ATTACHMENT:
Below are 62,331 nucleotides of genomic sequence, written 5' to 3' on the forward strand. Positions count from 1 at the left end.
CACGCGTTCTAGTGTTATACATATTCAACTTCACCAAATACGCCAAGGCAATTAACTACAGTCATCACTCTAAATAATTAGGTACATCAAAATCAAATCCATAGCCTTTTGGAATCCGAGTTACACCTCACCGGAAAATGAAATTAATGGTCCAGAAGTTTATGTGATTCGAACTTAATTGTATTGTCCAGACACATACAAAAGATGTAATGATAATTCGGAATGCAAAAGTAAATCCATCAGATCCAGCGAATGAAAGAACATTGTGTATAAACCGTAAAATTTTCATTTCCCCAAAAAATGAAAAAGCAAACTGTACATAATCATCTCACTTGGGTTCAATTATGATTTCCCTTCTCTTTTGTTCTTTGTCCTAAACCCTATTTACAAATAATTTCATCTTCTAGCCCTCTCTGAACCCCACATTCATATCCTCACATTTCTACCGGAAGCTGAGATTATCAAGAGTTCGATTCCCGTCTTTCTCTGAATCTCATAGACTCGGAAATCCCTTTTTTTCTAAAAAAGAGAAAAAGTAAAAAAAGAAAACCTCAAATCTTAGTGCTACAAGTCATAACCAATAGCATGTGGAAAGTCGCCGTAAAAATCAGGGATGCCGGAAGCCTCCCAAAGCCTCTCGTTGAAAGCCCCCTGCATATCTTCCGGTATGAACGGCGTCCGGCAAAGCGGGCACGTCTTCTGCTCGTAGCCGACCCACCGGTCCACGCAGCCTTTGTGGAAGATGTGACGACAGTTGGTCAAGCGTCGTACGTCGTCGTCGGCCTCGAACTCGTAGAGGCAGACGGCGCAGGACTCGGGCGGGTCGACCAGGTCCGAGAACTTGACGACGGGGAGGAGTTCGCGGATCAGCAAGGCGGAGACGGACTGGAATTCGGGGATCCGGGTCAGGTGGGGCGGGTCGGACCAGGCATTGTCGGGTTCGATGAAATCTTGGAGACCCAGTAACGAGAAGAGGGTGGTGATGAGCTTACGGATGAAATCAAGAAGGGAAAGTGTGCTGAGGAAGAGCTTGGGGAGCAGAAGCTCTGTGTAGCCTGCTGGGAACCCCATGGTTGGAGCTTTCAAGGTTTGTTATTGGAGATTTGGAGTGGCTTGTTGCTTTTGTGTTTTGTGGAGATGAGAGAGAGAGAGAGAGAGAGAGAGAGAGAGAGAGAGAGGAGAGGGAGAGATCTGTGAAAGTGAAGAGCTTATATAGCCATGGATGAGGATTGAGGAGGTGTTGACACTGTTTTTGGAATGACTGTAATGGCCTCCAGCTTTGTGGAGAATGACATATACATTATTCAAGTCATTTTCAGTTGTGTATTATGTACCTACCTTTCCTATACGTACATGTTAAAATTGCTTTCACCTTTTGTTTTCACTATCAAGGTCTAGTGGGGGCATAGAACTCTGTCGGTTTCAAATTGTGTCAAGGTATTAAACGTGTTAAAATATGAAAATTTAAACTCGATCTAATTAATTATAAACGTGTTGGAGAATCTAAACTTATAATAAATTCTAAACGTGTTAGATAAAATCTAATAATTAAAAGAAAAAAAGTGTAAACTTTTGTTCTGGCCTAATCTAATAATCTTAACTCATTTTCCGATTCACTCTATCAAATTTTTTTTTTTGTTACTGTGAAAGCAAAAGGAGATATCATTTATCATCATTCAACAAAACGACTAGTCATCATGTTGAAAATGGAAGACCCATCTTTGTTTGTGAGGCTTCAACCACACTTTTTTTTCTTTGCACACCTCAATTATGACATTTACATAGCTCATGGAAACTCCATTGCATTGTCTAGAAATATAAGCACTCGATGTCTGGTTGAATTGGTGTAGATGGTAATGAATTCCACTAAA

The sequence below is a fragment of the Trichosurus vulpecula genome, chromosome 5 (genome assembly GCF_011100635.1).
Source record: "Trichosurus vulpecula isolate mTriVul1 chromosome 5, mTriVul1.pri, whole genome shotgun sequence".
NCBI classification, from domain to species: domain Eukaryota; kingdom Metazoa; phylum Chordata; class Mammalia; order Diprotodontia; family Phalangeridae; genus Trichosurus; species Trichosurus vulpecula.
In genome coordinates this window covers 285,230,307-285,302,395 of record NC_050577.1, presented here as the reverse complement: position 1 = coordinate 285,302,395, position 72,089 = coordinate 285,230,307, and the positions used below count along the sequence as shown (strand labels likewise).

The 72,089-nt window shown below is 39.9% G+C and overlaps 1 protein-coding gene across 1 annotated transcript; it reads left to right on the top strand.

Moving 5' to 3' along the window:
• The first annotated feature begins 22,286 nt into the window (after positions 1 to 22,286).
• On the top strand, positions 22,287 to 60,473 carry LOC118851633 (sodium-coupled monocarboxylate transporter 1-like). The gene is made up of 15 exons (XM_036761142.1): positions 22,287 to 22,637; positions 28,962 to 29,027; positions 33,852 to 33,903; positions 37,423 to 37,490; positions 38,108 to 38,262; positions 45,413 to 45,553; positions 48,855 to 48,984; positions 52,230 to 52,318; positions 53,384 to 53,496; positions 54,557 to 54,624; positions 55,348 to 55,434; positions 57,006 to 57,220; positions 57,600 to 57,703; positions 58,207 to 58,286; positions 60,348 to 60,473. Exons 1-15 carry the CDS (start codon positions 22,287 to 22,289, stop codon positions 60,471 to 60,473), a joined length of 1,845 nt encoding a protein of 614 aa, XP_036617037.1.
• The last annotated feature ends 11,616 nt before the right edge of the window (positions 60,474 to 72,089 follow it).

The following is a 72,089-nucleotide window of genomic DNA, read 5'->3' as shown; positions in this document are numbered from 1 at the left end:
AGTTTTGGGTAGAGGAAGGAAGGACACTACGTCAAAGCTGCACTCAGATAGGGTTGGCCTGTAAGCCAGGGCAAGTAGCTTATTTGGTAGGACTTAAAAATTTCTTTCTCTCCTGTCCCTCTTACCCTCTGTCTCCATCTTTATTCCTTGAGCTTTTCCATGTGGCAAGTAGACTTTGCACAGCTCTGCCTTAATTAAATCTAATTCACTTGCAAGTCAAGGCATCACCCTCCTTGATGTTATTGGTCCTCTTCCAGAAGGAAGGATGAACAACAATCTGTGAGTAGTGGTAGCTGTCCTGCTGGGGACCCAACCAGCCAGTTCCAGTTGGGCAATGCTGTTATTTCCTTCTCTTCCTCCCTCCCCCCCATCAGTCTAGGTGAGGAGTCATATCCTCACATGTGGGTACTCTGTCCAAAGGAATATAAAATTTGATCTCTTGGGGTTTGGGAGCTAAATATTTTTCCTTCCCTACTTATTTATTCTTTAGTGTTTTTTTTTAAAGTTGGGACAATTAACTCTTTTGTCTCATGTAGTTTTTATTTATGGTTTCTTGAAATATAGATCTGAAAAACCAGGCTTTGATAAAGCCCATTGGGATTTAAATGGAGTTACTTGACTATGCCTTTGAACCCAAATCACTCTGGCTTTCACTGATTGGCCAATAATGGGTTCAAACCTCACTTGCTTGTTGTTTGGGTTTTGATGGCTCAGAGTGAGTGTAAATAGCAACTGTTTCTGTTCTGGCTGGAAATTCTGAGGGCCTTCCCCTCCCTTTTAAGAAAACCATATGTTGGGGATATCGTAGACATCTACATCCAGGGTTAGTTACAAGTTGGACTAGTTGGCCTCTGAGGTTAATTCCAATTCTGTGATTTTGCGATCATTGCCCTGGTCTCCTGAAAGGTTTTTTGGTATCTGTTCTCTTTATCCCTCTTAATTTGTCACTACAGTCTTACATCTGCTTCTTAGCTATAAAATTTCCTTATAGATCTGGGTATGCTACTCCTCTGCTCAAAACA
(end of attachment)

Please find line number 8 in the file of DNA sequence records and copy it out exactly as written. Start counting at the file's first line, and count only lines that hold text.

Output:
Moving 5' to 3' along the window: